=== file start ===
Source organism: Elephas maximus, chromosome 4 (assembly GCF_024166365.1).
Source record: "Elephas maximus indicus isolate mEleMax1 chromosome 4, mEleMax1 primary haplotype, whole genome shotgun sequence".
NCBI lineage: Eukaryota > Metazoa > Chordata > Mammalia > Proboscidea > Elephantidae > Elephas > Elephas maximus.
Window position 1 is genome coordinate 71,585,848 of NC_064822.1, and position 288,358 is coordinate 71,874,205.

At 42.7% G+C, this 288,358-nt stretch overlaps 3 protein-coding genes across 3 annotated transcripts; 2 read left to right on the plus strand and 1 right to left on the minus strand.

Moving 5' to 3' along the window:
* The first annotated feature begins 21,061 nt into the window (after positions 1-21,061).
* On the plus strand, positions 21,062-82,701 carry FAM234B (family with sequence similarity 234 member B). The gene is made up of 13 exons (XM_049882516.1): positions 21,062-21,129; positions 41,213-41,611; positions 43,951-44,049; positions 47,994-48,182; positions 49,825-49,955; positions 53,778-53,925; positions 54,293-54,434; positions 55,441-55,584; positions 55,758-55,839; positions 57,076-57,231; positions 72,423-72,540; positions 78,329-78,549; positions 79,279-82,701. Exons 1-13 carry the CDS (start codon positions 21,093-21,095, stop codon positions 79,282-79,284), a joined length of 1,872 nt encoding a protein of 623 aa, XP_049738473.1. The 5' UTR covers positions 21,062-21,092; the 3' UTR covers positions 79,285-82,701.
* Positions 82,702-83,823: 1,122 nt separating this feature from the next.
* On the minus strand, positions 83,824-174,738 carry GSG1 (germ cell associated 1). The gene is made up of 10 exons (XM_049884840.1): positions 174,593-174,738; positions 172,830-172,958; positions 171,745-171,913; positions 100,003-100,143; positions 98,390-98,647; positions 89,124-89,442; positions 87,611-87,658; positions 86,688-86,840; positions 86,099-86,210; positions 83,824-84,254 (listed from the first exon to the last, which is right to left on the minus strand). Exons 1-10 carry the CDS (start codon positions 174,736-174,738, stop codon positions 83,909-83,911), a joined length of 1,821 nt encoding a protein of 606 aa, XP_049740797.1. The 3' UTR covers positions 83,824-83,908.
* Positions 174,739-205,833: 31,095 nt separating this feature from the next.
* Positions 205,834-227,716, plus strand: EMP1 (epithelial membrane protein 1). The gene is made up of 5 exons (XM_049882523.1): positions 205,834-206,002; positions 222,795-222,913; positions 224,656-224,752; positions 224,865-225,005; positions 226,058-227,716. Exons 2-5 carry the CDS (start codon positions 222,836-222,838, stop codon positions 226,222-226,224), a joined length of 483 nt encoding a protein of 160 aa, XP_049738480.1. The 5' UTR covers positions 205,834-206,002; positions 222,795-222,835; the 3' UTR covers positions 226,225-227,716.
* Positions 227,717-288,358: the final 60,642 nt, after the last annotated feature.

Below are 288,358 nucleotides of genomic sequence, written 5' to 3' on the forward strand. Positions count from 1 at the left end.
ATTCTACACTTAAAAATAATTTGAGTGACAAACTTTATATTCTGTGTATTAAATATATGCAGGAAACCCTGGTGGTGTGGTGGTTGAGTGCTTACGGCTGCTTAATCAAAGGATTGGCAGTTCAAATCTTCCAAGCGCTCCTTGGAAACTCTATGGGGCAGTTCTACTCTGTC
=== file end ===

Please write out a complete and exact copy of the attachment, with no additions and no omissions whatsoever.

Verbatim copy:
Source organism: Elephas maximus, chromosome 4 (assembly GCF_024166365.1).
Source record: "Elephas maximus indicus isolate mEleMax1 chromosome 4, mEleMax1 primary haplotype, whole genome shotgun sequence".
NCBI lineage: Eukaryota > Metazoa > Chordata > Mammalia > Proboscidea > Elephantidae > Elephas > Elephas maximus.
Window position 1 is genome coordinate 71,585,848 of NC_064822.1, and position 288,358 is coordinate 71,874,205.

At 42.7% G+C, this 288,358-nt stretch overlaps 3 protein-coding genes across 3 annotated transcripts; 2 read left to right on the plus strand and 1 right to left on the minus strand.

Moving 5' to 3' along the window:
* The first annotated feature begins 21,061 nt into the window (after positions 1-21,061).
* On the plus strand, positions 21,062-82,701 carry FAM234B (family with sequence similarity 234 member B). The gene is made up of 13 exons (XM_049882516.1): positions 21,062-21,129; positions 41,213-41,611; positions 43,951-44,049; positions 47,994-48,182; positions 49,825-49,955; positions 53,778-53,925; positions 54,293-54,434; positions 55,441-55,584; positions 55,758-55,839; positions 57,076-57,231; positions 72,423-72,540; positions 78,329-78,549; positions 79,279-82,701. Exons 1-13 carry the CDS (start codon positions 21,093-21,095, stop codon positions 79,282-79,284), a joined length of 1,872 nt encoding a protein of 623 aa, XP_049738473.1. The 5' UTR covers positions 21,062-21,092; the 3' UTR covers positions 79,285-82,701.
* Positions 82,702-83,823: 1,122 nt separating this feature from the next.
* On the minus strand, positions 83,824-174,738 carry GSG1 (germ cell associated 1). The gene is made up of 10 exons (XM_049884840.1): positions 174,593-174,738; positions 172,830-172,958; positions 171,745-171,913; positions 100,003-100,143; positions 98,390-98,647; positions 89,124-89,442; positions 87,611-87,658; positions 86,688-86,840; positions 86,099-86,210; positions 83,824-84,254 (listed from the first exon to the last, which is right to left on the minus strand). Exons 1-10 carry the CDS (start codon positions 174,736-174,738, stop codon positions 83,909-83,911), a joined length of 1,821 nt encoding a protein of 606 aa, XP_049740797.1. The 3' UTR covers positions 83,824-83,908.
* Positions 174,739-205,833: 31,095 nt separating this feature from the next.
* Positions 205,834-227,716, plus strand: EMP1 (epithelial membrane protein 1). The gene is made up of 5 exons (XM_049882523.1): positions 205,834-206,002; positions 222,795-222,913; positions 224,656-224,752; positions 224,865-225,005; positions 226,058-227,716. Exons 2-5 carry the CDS (start codon positions 222,836-222,838, stop codon positions 226,222-226,224), a joined length of 483 nt encoding a protein of 160 aa, XP_049738480.1. The 5' UTR covers positions 205,834-206,002; positions 222,795-222,835; the 3' UTR covers positions 226,225-227,716.
* Positions 227,717-288,358: the final 60,642 nt, after the last annotated feature.

Below are 288,358 nucleotides of genomic sequence, written 5' to 3' on the forward strand. Positions count from 1 at the left end.
ATTCTACACTTAAAAATAATTTGAGTGACAAACTTTATATTCTGTGTATTAAATATATGCAGGAAACCCTGGTGGTGTGGTGGTTGAGTGCTTACGGCTGCTTAATCAAAGGATTGGCAGTTCAAATCTTCCAAGCGCTCCTTGGAAACTCTATGGGGCAGTTCTACTCTGTC